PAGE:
"Of course you know best,"
Cried her knickers and vest,
"It would be a good plan though," they said,
" If before it grows light
We walk out in the night
Leaving ANGELINE FRIDAY in bed!"

So in separate pieces
They shook out their creases,
The socks clambered into the shoes,
Then they walked arm-in-arm,
Without raising alarm,
Down the shadowy drive of "The Yews."

When ANGELINE woke
She thought it a joke
Till her mother appeared the next morning:
"If you'd only be tidy,"
Sighed poor Mrs. Friday,
"They'd have never marched off without warning."

"There's nothing," she said,
"But to stay there in bed,
For we folk are respectable farmers,
And what would people say
If they saw you to-day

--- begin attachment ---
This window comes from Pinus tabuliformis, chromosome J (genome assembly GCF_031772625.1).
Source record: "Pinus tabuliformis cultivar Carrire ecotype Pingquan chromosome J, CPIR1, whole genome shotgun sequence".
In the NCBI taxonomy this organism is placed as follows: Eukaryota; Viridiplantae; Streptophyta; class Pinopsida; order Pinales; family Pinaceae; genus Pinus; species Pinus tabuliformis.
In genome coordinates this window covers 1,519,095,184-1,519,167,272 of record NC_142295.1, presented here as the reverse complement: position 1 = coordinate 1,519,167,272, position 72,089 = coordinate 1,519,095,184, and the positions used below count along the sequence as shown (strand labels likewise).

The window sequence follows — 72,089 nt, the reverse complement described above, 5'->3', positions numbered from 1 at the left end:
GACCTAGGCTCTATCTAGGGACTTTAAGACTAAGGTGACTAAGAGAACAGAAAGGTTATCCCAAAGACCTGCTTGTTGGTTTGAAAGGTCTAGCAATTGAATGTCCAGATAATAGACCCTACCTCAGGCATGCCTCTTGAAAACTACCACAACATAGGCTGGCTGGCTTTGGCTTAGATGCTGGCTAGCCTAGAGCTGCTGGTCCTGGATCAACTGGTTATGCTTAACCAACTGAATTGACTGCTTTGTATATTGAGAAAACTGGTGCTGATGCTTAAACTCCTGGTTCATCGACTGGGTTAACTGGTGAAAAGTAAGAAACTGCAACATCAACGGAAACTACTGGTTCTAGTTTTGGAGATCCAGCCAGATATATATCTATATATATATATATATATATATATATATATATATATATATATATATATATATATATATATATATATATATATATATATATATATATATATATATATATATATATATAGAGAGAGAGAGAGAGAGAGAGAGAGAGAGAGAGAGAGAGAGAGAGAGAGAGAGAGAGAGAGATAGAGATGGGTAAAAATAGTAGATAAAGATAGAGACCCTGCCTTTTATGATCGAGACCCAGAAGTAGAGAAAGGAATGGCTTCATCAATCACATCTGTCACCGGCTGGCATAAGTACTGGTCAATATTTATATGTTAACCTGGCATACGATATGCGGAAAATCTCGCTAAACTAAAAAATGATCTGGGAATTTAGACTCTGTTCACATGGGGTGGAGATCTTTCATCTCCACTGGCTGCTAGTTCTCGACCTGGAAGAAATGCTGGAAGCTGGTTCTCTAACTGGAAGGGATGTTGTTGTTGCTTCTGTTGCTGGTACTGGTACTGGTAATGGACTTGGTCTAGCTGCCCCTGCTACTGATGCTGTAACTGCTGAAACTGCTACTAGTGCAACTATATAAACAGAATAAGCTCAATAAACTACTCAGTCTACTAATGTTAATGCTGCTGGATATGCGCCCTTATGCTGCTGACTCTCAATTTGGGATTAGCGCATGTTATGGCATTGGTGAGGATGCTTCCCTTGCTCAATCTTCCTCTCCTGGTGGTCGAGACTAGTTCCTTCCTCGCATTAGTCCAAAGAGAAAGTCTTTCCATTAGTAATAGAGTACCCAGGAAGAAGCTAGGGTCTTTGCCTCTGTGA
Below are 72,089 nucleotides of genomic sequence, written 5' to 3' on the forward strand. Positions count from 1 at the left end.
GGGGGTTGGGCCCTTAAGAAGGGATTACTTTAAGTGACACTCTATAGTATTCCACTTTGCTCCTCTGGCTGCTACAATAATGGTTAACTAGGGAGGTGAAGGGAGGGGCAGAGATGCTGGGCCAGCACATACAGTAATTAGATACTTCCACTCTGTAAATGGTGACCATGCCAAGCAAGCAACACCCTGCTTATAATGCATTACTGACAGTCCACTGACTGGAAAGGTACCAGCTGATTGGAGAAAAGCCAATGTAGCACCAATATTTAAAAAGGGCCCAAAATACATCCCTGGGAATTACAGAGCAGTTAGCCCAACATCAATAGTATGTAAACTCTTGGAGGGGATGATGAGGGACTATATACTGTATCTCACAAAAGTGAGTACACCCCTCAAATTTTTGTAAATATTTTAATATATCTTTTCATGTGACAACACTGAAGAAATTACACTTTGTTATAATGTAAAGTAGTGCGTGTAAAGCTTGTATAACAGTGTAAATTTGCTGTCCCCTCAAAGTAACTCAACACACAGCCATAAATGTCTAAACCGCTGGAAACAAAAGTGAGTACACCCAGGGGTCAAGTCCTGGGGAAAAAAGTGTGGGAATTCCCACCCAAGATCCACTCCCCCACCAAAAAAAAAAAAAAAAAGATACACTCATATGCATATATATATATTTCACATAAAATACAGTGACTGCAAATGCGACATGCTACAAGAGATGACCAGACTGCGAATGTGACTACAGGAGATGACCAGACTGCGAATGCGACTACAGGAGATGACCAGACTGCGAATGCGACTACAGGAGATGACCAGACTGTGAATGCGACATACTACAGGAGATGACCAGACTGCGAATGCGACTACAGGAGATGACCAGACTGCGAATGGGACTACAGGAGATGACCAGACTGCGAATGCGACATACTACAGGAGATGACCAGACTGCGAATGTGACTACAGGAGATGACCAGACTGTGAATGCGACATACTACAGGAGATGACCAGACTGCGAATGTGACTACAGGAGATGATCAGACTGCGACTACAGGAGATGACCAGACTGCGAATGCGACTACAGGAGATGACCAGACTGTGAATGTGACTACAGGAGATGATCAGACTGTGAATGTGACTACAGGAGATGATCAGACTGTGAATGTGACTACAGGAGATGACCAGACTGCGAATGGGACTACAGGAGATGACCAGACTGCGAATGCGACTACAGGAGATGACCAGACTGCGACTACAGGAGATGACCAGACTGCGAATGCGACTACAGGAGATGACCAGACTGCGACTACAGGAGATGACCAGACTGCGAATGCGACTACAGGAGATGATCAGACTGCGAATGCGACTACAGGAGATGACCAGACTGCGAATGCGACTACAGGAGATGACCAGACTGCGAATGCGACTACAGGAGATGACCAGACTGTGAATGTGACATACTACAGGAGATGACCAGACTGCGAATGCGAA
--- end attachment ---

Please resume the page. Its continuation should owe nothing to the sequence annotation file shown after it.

Walk to school in your third-best pyjamas?"
  So all day in bed
ANGIE buried her head
While she whispered, "Alas and alack!
I'll alter completely
And fold them so neatly
If only my clothes will come back."

And though nobody knows,
Still I rather suppose,
When morning creeps under the blind,
That close on her chair,
All folded with care,
A small heap of clothes she will find.

(P.S.—She did.)

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